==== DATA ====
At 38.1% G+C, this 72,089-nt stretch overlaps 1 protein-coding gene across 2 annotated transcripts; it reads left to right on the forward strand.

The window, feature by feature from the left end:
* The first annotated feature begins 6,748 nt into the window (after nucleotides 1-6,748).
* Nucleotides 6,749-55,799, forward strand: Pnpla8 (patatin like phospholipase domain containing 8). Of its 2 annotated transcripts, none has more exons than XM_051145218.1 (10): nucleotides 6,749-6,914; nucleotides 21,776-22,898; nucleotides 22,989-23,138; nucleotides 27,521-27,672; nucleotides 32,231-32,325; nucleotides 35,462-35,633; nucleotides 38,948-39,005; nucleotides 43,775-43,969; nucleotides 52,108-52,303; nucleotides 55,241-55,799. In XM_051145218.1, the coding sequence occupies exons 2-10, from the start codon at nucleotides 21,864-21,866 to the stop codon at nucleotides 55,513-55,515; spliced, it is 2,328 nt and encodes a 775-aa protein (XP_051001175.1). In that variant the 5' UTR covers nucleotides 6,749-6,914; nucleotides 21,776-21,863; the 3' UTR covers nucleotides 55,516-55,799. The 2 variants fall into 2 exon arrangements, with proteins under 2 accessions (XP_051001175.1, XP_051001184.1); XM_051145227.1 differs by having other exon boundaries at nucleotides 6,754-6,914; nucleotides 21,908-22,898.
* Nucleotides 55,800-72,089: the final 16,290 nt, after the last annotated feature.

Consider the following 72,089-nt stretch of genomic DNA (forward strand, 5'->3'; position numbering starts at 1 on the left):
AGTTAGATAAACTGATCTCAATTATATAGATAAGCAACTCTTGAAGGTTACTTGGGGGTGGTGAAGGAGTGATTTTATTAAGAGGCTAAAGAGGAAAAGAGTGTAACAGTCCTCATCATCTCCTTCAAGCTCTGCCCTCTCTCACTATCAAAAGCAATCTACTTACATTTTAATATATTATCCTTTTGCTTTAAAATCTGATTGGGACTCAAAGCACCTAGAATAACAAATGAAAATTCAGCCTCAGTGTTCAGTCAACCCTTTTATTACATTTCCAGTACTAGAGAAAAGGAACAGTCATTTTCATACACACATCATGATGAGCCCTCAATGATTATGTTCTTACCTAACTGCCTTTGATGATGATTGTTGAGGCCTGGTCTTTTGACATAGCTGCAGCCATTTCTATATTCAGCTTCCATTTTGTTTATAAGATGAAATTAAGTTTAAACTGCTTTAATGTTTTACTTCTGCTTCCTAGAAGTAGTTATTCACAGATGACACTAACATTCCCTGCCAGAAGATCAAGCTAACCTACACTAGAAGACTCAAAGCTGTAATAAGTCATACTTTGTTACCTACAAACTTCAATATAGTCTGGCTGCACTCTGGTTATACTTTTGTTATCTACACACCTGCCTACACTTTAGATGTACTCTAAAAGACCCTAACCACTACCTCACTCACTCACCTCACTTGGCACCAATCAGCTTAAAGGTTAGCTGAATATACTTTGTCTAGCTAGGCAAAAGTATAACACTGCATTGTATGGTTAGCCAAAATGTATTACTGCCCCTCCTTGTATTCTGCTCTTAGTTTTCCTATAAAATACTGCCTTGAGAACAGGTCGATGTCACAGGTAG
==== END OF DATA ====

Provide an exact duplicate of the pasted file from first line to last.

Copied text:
At 38.1% G+C, this 72,089-nt stretch overlaps 1 protein-coding gene across 2 annotated transcripts; it reads left to right on the forward strand.

The window, feature by feature from the left end:
* The first annotated feature begins 6,748 nt into the window (after nucleotides 1-6,748).
* Nucleotides 6,749-55,799, forward strand: Pnpla8 (patatin like phospholipase domain containing 8). Of its 2 annotated transcripts, none has more exons than XM_051145218.1 (10): nucleotides 6,749-6,914; nucleotides 21,776-22,898; nucleotides 22,989-23,138; nucleotides 27,521-27,672; nucleotides 32,231-32,325; nucleotides 35,462-35,633; nucleotides 38,948-39,005; nucleotides 43,775-43,969; nucleotides 52,108-52,303; nucleotides 55,241-55,799. In XM_051145218.1, the coding sequence occupies exons 2-10, from the start codon at nucleotides 21,864-21,866 to the stop codon at nucleotides 55,513-55,515; spliced, it is 2,328 nt and encodes a 775-aa protein (XP_051001175.1). In that variant the 5' UTR covers nucleotides 6,749-6,914; nucleotides 21,776-21,863; the 3' UTR covers nucleotides 55,516-55,799. The 2 variants fall into 2 exon arrangements, with proteins under 2 accessions (XP_051001175.1, XP_051001184.1); XM_051145227.1 differs by having other exon boundaries at nucleotides 6,754-6,914; nucleotides 21,908-22,898.
* Nucleotides 55,800-72,089: the final 16,290 nt, after the last annotated feature.

Consider the following 72,089-nt stretch of genomic DNA (forward strand, 5'->3'; position numbering starts at 1 on the left):
AGTTAGATAAACTGATCTCAATTATATAGATAAGCAACTCTTGAAGGTTACTTGGGGGTGGTGAAGGAGTGATTTTATTAAGAGGCTAAAGAGGAAAAGAGTGTAACAGTCCTCATCATCTCCTTCAAGCTCTGCCCTCTCTCACTATCAAAAGCAATCTACTTACATTTTAATATATTATCCTTTTGCTTTAAAATCTGATTGGGACTCAAAGCACCTAGAATAACAAATGAAAATTCAGCCTCAGTGTTCAGTCAACCCTTTTATTACATTTCCAGTACTAGAGAAAAGGAACAGTCATTTTCATACACACATCATGATGAGCCCTCAATGATTATGTTCTTACCTAACTGCCTTTGATGATGATTGTTGAGGCCTGGTCTTTTGACATAGCTGCAGCCATTTCTATATTCAGCTTCCATTTTGTTTATAAGATGAAATTAAGTTTAAACTGCTTTAATGTTTTACTTCTGCTTCCTAGAAGTAGTTATTCACAGATGACACTAACATTCCCTGCCAGAAGATCAAGCTAACCTACACTAGAAGACTCAAAGCTGTAATAAGTCATACTTTGTTACCTACAAACTTCAATATAGTCTGGCTGCACTCTGGTTATACTTTTGTTATCTACACACCTGCCTACACTTTAGATGTACTCTAAAAGACCCTAACCACTACCTCACTCACTCACCTCACTTGGCACCAATCAGCTTAAAGGTTAGCTGAATATACTTTGTCTAGCTAGGCAAAAGTATAACACTGCATTGTATGGTTAGCCAAAATGTATTACTGCCCCTCCTTGTATTCTGCTCTTAGTTTTCCTATAAAATACTGCCTTGAGAACAGGTCGATGTCACAGGTAG